In 1800, having divorced Mrs Fitzherbert and contracted a disastrous marriage with Princess Caroline of Brunswick, forced on him by the necessity of persuading the king to clear his vast debts, the Prince of Wales fled back to Brighton with his court. In 1801 he whiled away his time (and squandered Caroline's dowry) dreaming up extensions and changes to the interior decor of the Pavilion.

Of these, certainly the most interesting and prophetic was his development of the interior into a C
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4.3 The easy problems and the hard problem

What implications do naturalism and strong naturalism have for the study of the mind? There are two. First, naturalists will deny the existence of souls, spirits and other psychic phenomena and maintain that the mind is part of the natural world, subject to natural laws. This view is shared by most modern philosophers of mind. Secondly, strong naturalists will hold that mental phenomena can be reductively explained in terms of processes in the brain, which can themselves be explained i
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2.8 The Gricean Programme

Before considering any further potential criticisms of Grice's position, let us step back and consider his wider importance to philosophy: his contribution to what is often called The Gricean Programme. Grice himself was not really a Gricean in this sense, since he was not committed to all elements of the programme that bears his name. But Grice's influence has been as great as it has in part because of the way in which his ideas have been co-opted into this broader programme.

Th
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2.4 The meaning of expressions versus the meaning of individual utterances

I drew a contrast at the beginning of the chapter between those approaches to the meaning of utterances that look to the meaning of the words used, and those approaches that look instead to the content of the mental or psychological states of speakers. Grice belongs to the second camp. He aims to show that the meaning of an expression (e.g. a word or a sentence) is derivative, definable in terms of how that expression is typically used in meaningful utterances. The meaning of individual utter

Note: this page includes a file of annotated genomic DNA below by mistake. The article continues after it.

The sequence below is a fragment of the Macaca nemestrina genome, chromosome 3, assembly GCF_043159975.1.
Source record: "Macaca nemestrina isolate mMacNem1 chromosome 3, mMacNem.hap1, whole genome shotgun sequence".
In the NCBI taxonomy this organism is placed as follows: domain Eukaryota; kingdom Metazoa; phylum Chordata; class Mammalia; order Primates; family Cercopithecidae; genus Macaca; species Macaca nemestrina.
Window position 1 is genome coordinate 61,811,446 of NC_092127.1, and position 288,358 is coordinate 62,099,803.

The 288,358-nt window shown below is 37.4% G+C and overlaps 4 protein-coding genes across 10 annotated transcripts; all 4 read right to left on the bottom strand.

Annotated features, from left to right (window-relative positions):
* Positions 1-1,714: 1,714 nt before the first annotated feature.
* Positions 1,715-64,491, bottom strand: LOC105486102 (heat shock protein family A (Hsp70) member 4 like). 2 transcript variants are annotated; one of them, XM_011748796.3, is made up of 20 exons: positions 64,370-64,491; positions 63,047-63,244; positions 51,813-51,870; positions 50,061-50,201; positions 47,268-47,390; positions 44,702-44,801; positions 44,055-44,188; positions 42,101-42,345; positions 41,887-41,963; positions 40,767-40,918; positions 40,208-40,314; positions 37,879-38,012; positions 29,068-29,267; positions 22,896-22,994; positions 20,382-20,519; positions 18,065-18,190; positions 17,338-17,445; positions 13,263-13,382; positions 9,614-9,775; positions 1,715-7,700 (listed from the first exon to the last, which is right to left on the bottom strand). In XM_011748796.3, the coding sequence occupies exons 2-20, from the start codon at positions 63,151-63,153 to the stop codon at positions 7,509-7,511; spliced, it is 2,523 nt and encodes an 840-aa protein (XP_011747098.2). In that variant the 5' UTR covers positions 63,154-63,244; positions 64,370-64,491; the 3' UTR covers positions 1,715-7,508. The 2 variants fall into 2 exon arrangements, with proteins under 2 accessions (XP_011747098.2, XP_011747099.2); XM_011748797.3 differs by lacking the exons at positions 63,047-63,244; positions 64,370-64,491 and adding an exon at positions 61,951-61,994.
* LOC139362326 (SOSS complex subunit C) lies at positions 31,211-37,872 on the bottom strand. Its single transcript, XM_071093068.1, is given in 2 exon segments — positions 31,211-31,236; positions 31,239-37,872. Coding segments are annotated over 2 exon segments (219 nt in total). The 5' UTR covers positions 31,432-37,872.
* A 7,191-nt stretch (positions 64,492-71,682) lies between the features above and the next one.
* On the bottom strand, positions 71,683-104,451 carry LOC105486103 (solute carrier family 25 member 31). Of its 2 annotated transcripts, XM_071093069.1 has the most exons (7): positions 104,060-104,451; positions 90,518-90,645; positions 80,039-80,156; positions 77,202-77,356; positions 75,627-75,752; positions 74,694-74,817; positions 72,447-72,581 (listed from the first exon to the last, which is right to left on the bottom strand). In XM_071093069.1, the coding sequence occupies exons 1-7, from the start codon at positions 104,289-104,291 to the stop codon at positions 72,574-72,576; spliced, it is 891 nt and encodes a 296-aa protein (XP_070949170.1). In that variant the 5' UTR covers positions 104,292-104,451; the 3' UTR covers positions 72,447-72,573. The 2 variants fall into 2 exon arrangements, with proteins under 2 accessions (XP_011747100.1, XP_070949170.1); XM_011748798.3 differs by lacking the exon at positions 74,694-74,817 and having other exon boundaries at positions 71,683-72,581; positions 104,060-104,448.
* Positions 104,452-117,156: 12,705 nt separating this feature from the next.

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1.6 Further reading

For an advanced general introduction to the philosophy of language, see Blackburn 1984. Lycan 1996 is pitched at a more accessible level. Pinker 1994 is an informal but informative discussion of the hypothesis that much of our linguistic ability is innate, an important topic that has had to be left out of this unit.


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1.5 Some useful terminology and a convention

It will be useful to end this section by establishing a simple convention and introducing some terminology.

The convention has already been at work in this chapter, but has yet to be made explicit. It is a convention for marking the difference between using a word and mentioning it. Italy has a capital city, and the English language contains a word for that city, but the word and the city are distinct entities. When we are talking about the word rather than what the word i
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Introduction

This unit introduces key questions about language and thought, such as how can language, which is public and accessible, be used to convey thoughts, which seem hidden from view.